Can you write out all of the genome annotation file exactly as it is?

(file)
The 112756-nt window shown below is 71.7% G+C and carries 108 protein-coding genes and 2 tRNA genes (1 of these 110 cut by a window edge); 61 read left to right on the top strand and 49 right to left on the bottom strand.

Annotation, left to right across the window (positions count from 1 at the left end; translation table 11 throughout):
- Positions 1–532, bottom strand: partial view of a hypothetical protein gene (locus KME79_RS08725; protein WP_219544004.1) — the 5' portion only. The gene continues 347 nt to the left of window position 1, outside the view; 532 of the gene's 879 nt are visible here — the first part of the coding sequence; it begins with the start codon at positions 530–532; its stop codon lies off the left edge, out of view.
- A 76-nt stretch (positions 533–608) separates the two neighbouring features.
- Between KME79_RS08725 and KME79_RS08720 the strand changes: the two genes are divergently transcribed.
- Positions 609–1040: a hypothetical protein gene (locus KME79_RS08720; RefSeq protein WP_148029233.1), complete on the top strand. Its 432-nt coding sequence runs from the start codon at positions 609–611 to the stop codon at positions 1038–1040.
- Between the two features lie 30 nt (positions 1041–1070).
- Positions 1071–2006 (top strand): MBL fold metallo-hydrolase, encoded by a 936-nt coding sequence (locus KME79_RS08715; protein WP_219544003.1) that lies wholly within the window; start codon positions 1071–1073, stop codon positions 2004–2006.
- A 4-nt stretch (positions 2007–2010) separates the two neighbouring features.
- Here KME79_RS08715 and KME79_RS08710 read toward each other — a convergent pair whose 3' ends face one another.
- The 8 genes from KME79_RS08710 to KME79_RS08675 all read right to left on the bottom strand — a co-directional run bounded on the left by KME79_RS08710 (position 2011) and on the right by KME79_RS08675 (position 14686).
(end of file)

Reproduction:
The 112756-nt window shown below is 71.7% G+C and carries 108 protein-coding genes and 2 tRNA genes (1 of these 110 cut by a window edge); 61 read left to right on the top strand and 49 right to left on the bottom strand.

Annotation, left to right across the window (positions count from 1 at the left end; translation table 11 throughout):
- Positions 1–532, bottom strand: partial view of a hypothetical protein gene (locus KME79_RS08725; protein WP_219544004.1) — the 5' portion only. The gene continues 347 nt to the left of window position 1, outside the view; 532 of the gene's 879 nt are visible here — the first part of the coding sequence; it begins with the start codon at positions 530–532; its stop codon lies off the left edge, out of view.
- A 76-nt stretch (positions 533–608) separates the two neighbouring features.
- Between KME79_RS08725 and KME79_RS08720 the strand changes: the two genes are divergently transcribed.
- Positions 609–1040: a hypothetical protein gene (locus KME79_RS08720; RefSeq protein WP_148029233.1), complete on the top strand. Its 432-nt coding sequence runs from the start codon at positions 609–611 to the stop codon at positions 1038–1040.
- Between the two features lie 30 nt (positions 1041–1070).
- Positions 1071–2006 (top strand): MBL fold metallo-hydrolase, encoded by a 936-nt coding sequence (locus KME79_RS08715; protein WP_219544003.1) that lies wholly within the window; start codon positions 1071–1073, stop codon positions 2004–2006.
- A 4-nt stretch (positions 2007–2010) separates the two neighbouring features.
- Here KME79_RS08715 and KME79_RS08710 read toward each other — a convergent pair whose 3' ends face one another.
- The 8 genes from KME79_RS08710 to KME79_RS08675 all read right to left on the bottom strand — a co-directional run bounded on the left by KME79_RS08710 (position 2011) and on the right by KME79_RS08675 (position 14686).